Urban chicken program in Port Orange becomes permanent in a 3-1 vote.
Port Orange City Councilman Scott Stiltner didn't chicken out — He was the only person on the council on Jan. 22, to vote against an ordinance to allow the urban chicken program to become permanent in the city.
The ordinance passed 3-1. Stiltner said he has been against permitting urban chickens since the program was introduced two years ago.
“We have a wide array of animal control issues already in our city and historically,” Stiltner said. “A large part of that is from some residents not properly caring for and managing their pets on their own properties without impacting the quality of life of their neighbors.”
In 2018, Stiltner received an email from some residents who live next to a home that had chickens. The disgruntled neighbors complained of the smell, noise, build-up of chicken waste in the soil and the increase of predators, like hawks, in the neighborhood.
He hopes that the urban chicken program does not create more conflicts, and thinks about the additional strain the urban chicken program will put on Port Orange’s animal control department.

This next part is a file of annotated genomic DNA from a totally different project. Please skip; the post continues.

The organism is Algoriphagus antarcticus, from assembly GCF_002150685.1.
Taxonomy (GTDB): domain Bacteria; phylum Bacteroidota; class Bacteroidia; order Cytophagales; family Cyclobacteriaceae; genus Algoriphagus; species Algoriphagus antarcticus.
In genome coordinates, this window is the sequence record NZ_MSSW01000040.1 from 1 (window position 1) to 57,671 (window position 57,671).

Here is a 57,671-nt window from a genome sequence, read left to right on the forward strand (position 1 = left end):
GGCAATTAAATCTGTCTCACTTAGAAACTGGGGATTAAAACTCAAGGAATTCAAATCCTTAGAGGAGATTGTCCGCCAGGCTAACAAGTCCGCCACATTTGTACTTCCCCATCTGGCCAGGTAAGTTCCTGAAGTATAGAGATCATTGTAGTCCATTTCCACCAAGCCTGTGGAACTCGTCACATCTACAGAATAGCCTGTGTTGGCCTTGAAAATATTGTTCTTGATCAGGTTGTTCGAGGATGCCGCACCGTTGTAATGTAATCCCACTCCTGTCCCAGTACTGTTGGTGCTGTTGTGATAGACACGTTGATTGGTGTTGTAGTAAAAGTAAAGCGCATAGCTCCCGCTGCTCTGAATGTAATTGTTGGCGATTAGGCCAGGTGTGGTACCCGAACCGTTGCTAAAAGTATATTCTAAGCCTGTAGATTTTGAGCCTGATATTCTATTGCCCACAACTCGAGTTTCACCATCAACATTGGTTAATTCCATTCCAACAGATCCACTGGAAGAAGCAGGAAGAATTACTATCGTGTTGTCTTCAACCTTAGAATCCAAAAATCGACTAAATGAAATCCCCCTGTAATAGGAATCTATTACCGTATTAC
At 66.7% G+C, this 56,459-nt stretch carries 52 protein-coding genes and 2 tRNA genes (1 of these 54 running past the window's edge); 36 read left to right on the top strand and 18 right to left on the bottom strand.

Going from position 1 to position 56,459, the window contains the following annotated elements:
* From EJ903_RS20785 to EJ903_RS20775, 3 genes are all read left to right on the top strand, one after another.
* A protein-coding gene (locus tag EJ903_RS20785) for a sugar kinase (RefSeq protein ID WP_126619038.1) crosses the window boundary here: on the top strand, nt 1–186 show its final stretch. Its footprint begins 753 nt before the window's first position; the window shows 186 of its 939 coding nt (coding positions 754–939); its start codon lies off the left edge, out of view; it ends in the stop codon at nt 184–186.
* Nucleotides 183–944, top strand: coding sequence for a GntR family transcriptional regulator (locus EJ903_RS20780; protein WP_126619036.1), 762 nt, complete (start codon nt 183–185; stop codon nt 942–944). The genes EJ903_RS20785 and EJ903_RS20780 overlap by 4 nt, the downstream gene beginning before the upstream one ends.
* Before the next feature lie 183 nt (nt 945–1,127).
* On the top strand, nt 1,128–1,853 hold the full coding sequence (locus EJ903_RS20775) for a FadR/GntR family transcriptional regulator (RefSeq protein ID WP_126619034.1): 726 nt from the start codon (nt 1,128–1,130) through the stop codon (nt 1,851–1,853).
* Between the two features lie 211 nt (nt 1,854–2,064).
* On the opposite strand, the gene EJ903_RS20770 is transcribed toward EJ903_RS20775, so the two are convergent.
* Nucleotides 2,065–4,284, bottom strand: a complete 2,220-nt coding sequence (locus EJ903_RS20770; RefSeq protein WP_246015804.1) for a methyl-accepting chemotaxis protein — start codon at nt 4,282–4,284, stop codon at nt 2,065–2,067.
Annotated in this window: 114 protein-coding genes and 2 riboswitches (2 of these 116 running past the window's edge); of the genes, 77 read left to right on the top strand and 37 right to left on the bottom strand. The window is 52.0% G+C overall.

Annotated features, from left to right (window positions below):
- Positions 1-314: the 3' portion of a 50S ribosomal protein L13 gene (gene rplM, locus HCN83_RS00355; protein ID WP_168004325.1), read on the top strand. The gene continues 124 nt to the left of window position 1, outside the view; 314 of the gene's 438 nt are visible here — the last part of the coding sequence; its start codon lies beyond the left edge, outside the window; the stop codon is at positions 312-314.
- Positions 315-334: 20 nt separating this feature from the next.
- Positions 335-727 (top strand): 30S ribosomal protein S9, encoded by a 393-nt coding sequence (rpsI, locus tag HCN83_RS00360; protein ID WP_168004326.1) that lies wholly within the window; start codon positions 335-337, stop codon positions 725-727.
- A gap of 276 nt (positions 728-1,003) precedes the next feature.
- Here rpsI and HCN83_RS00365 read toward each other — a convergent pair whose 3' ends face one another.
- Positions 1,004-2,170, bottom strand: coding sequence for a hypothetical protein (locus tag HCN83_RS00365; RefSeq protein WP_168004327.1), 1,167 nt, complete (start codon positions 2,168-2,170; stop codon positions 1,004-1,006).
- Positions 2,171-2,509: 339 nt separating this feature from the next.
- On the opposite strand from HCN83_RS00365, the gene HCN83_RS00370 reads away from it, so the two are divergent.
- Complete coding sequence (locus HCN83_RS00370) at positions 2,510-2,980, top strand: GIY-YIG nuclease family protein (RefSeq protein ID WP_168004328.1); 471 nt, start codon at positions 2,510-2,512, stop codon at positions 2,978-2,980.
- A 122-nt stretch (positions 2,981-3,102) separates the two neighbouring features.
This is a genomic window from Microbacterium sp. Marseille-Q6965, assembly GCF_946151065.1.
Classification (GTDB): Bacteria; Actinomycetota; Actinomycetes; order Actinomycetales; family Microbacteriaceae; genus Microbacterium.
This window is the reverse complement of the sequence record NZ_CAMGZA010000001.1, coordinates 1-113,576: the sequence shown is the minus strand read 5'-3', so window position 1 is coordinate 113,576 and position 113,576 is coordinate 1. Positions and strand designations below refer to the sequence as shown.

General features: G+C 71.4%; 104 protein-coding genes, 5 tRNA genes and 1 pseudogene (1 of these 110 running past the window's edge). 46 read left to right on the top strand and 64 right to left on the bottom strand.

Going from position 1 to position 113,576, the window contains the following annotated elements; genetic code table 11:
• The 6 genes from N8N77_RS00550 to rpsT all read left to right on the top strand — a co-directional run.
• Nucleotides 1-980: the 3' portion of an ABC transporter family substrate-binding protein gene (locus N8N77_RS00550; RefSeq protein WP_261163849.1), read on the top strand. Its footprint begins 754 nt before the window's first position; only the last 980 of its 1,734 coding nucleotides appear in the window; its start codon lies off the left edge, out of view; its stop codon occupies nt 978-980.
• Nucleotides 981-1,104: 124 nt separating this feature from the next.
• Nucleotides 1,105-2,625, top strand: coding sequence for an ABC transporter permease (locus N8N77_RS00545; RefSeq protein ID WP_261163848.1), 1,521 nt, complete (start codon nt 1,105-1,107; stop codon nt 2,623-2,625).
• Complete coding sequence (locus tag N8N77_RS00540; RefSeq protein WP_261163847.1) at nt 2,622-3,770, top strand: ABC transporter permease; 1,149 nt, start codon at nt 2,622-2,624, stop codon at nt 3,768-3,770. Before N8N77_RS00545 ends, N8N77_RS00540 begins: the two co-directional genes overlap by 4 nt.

“Overall, I just do not feel as though such a program is a good fit for most areas within the Port Orange community,” Stiltner said.
There are strict rules and regulations about owning chickens in Port Orange. A maximum of 30 chicken permits can be in the city at one time. They are issued on a first come, first serve basis. Owners of permits are responsible for obtaining any homeowner association approvals before bringing chickens to their property.
In addition, there are specific regulations about fence height, type of fence, total number of chickens allowed on a single family dwelling, setback requirements and size of chicken coops with which owners must comply.